Whichever, it’s making me grumpy.

    • If you ever get the chance to hear Harlan at a convention, Amanda, don’t miss the opportunity. Several years ago I heard him describe the covers of the paperback originals of his first few novels. I laughed so hard I thought I was going to hyperventilate. And I agree, he has nothing to apologize for with MIRACLE CURE.

      I can relate to that creative impediment. Good luck. You’re not grumpy until you start kicking the cat.

  2. Joe, I’m with you on Wayfaring Stranger. Then there’s Mr. Gilstrap’s End Game, but I have to get my blood pressure under better control before starting a Jonathan Grave thriller. Other than those two, I seem to be going through older books that I’ve already once, or twice, or …

    • John Gilstrap’s END GAME is on my list as well, Lance. I’ve got it on the calendar to start reading in two weeks. Jonathan Grave deserves the a film adaptation to complement the print./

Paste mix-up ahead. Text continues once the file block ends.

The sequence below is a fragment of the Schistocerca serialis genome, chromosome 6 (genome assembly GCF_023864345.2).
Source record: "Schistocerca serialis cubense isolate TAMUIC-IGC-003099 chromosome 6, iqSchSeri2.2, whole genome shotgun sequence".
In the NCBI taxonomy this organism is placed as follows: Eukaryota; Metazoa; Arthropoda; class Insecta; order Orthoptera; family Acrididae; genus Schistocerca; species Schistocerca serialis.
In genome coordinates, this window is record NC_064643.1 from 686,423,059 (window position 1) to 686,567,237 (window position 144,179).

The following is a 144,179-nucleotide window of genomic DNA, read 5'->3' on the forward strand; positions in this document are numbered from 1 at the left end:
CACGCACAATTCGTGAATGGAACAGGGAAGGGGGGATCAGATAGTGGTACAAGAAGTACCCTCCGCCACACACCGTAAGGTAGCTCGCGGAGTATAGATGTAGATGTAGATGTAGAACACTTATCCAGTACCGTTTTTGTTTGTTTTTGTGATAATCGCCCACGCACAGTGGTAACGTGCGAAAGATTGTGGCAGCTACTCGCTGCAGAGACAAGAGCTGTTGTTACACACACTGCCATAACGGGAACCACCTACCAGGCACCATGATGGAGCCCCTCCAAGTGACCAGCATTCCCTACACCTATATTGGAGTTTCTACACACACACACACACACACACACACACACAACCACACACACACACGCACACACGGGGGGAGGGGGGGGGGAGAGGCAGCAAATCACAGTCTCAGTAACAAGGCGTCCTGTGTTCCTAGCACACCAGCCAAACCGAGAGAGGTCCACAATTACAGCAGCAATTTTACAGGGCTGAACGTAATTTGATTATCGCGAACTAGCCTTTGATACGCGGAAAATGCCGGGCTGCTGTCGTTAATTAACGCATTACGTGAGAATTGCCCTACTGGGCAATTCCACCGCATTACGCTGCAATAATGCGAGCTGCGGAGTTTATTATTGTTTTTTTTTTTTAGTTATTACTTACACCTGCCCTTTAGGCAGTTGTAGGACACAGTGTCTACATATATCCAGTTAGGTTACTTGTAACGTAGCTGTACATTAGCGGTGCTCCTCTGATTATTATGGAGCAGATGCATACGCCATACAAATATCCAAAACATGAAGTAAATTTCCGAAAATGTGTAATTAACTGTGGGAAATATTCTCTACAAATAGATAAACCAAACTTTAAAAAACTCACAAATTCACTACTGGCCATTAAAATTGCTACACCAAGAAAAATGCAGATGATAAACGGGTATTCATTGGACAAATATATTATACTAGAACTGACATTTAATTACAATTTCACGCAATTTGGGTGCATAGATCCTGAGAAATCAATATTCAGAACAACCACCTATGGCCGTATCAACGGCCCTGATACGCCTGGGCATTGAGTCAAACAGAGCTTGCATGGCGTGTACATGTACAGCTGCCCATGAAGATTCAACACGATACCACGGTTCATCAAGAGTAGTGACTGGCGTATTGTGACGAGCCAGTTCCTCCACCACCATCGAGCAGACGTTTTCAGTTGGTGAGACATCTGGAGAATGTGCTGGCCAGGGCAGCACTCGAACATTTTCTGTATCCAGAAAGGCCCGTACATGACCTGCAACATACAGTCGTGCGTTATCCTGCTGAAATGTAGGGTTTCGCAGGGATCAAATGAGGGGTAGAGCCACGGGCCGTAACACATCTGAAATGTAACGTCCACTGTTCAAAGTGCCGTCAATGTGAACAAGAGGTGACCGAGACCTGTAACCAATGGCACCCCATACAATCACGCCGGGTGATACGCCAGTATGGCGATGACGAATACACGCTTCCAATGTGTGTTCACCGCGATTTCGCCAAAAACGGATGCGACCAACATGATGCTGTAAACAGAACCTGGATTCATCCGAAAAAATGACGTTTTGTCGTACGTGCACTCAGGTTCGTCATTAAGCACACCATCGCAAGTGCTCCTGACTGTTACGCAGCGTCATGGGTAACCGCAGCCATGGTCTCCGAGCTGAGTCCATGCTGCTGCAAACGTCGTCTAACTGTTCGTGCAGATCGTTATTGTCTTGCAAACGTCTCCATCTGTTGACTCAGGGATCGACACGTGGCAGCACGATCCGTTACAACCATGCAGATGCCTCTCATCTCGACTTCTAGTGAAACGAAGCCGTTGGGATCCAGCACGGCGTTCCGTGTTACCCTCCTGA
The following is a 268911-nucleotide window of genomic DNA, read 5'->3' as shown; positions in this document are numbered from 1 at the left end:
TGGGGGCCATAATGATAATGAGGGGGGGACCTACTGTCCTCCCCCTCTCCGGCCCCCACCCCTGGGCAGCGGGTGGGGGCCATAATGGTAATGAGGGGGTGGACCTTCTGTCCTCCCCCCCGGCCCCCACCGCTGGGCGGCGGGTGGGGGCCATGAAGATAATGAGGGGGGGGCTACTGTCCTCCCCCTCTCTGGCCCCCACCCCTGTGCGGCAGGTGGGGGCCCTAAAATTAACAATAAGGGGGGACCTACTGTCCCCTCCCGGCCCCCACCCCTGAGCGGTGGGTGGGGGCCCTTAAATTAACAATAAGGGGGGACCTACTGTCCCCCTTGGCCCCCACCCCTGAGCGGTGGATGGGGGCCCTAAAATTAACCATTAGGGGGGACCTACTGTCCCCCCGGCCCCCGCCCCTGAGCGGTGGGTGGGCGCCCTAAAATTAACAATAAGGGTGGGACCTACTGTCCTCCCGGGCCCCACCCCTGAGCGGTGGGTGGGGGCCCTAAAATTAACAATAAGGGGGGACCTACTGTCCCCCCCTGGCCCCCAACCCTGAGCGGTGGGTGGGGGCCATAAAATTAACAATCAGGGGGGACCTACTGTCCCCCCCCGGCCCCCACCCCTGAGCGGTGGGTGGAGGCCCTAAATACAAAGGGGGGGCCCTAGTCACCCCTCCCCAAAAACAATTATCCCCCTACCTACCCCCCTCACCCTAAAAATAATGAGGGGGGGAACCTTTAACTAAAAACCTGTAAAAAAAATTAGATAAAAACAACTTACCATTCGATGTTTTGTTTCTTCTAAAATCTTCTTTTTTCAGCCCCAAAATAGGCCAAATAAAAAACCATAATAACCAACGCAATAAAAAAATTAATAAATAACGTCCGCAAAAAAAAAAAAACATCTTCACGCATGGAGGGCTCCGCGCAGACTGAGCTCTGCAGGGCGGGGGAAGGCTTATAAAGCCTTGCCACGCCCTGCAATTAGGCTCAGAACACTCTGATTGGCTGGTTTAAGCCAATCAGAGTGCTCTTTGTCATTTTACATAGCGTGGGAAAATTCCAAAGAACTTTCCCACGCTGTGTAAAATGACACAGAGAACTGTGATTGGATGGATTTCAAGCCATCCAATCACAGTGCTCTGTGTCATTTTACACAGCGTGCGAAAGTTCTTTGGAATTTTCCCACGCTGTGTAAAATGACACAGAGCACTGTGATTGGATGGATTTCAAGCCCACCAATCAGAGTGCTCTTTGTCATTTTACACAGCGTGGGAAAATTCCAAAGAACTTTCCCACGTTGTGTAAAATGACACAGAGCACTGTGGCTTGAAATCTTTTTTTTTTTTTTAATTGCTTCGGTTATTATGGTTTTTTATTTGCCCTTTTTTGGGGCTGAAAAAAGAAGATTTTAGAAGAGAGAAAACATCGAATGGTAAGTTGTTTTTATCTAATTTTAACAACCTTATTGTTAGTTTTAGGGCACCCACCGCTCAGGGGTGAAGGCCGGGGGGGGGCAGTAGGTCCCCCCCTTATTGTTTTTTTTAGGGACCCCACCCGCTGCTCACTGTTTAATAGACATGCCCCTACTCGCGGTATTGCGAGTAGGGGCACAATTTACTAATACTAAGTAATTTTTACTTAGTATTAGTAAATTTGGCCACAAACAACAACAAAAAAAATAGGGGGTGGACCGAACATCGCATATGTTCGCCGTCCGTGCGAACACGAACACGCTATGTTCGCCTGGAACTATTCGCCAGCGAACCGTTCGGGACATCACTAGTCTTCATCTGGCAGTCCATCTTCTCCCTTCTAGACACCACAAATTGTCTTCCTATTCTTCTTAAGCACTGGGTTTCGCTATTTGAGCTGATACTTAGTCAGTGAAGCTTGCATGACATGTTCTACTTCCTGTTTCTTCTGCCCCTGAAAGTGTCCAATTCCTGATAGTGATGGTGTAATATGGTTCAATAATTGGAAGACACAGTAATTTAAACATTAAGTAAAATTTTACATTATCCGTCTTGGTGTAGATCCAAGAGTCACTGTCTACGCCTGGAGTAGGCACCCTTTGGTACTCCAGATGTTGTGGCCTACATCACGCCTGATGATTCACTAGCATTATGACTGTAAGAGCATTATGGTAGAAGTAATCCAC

3. Joe –

    I recommend Jo Nesbo’s “The Son”. A standalone that features what may be his best writing yet. Norwegian crime and brilliant characters in a gripping tale. An excellent intro to Nesbo for those who have not read him.

    I share your plan to savor JLB’s newest. Reading his books is like unwrapping a gift that I know will delight.

    For those interested in a fast-paced medical suspense/thriller (warning self-promotion alert) please consider NERVE DAMAGE. It debuted as a TKZ “first pages” submission, was edited by TKZ’s Jodie Renner, and James Scott Bell is credited in the acknowledgements.

    • Tom, I read THE SON a month or so ago and in my opinion it’s one of the best books of the year thus far. Hope you enjoy it. I also have John Gilstrap’s END GAME on my must read list and have it scheduled for two weeks from now. Mr. Gilstrap never disappoints. And, hey, we’re all about self-promotion here at TKZ, Tom! That’s quite a history concerning NERVE DAMAGE. Good luck with the book’s success!